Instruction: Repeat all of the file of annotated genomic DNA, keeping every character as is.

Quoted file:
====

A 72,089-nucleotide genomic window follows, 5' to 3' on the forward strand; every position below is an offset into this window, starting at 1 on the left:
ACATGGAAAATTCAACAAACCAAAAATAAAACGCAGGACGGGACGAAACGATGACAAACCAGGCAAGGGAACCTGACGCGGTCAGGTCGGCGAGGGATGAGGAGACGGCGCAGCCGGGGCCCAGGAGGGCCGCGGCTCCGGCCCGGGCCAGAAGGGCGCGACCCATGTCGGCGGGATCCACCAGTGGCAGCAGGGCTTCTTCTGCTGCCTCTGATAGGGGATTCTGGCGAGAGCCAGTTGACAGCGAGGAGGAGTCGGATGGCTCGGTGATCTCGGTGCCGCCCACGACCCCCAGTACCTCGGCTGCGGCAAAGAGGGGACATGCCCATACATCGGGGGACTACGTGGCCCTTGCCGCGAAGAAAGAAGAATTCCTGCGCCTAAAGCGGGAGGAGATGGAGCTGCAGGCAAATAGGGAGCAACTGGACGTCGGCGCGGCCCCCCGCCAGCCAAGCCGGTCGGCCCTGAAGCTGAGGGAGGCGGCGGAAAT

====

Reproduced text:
A 72,089-nucleotide genomic window follows, 5' to 3' on the forward strand; every position below is an offset into this window, starting at 1 on the left:
ACATGGAAAATTCAACAAACCAAAAATAAAACGCAGGACGGGACGAAACGATGACAAACCAGGCAAGGGAACCTGACGCGGTCAGGTCGGCGAGGGATGAGGAGACGGCGCAGCCGGGGCCCAGGAGGGCCGCGGCTCCGGCCCGGGCCAGAAGGGCGCGACCCATGTCGGCGGGATCCACCAGTGGCAGCAGGGCTTCTTCTGCTGCCTCTGATAGGGGATTCTGGCGAGAGCCAGTTGACAGCGAGGAGGAGTCGGATGGCTCGGTGATCTCGGTGCCGCCCACGACCCCCAGTACCTCGGCTGCGGCAAAGAGGGGACATGCCCATACATCGGGGGACTACGTGGCCCTTGCCGCGAAGAAAGAAGAATTCCTGCGCCTAAAGCGGGAGGAGATGGAGCTGCAGGCAAATAGGGAGCAACTGGACGTCGGCGCGGCCCCCCGCCAGCCAAGCCGGTCGGCCCTGAAGCTGAGGGAGGCGGCGGAAAT